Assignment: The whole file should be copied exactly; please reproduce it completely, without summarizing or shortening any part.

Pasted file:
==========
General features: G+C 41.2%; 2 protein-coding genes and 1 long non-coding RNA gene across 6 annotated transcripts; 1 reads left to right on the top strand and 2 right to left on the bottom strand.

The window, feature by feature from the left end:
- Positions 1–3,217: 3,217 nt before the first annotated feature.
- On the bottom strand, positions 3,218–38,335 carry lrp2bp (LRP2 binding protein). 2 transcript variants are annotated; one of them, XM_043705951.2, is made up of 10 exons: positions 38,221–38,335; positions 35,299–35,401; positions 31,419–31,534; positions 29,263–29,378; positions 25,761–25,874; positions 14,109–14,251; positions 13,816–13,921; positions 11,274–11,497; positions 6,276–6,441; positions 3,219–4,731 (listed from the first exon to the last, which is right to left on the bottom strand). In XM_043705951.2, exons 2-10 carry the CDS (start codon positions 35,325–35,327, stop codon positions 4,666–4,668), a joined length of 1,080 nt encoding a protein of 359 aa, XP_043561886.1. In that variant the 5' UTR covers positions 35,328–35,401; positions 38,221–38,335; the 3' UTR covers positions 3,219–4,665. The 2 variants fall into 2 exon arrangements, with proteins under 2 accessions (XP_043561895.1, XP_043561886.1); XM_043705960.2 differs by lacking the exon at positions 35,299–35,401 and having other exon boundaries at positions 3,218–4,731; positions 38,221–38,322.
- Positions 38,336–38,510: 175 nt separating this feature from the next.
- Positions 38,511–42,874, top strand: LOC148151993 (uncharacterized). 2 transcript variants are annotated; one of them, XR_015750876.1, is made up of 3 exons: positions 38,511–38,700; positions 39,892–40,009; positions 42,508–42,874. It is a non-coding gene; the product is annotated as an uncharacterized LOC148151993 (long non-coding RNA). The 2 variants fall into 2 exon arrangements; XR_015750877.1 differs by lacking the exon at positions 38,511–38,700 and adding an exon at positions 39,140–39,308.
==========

General features: G+C 41.2%; 2 protein-coding genes and 1 long non-coding RNA gene across 6 annotated transcripts; 1 reads left to right on the top strand and 2 right to left on the bottom strand.

The window, feature by feature from the left end:
- Positions 1–3,217: 3,217 nt before the first annotated feature.
- On the bottom strand, positions 3,218–38,335 carry lrp2bp (LRP2 binding protein). 2 transcript variants are annotated; one of them, XM_043705951.2, is made up of 10 exons: positions 38,221–38,335; positions 35,299–35,401; positions 31,419–31,534; positions 29,263–29,378; positions 25,761–25,874; positions 14,109–14,251; positions 13,816–13,921; positions 11,274–11,497; positions 6,276–6,441; positions 3,219–4,731 (listed from the first exon to the last, which is right to left on the bottom strand). In XM_043705951.2, exons 2-10 carry the CDS (start codon positions 35,325–35,327, stop codon positions 4,666–4,668), a joined length of 1,080 nt encoding a protein of 359 aa, XP_043561886.1. In that variant the 5' UTR covers positions 35,328–35,401; positions 38,221–38,335; the 3' UTR covers positions 3,219–4,665. The 2 variants fall into 2 exon arrangements, with proteins under 2 accessions (XP_043561895.1, XP_043561886.1); XM_043705960.2 differs by lacking the exon at positions 35,299–35,401 and having other exon boundaries at positions 3,218–4,731; positions 38,221–38,322.
- Positions 38,336–38,510: 175 nt separating this feature from the next.
- Positions 38,511–42,874, top strand: LOC148151993 (uncharacterized). 2 transcript variants are annotated; one of them, XR_015750876.1, is made up of 3 exons: positions 38,511–38,700; positions 39,892–40,009; positions 42,508–42,874. It is a non-coding gene; the product is annotated as an uncharacterized LOC148151993 (long non-coding RNA). The 2 variants fall into 2 exon arrangements; XR_015750877.1 differs by lacking the exon at positions 38,511–38,700 and adding an exon at positions 39,140–39,308.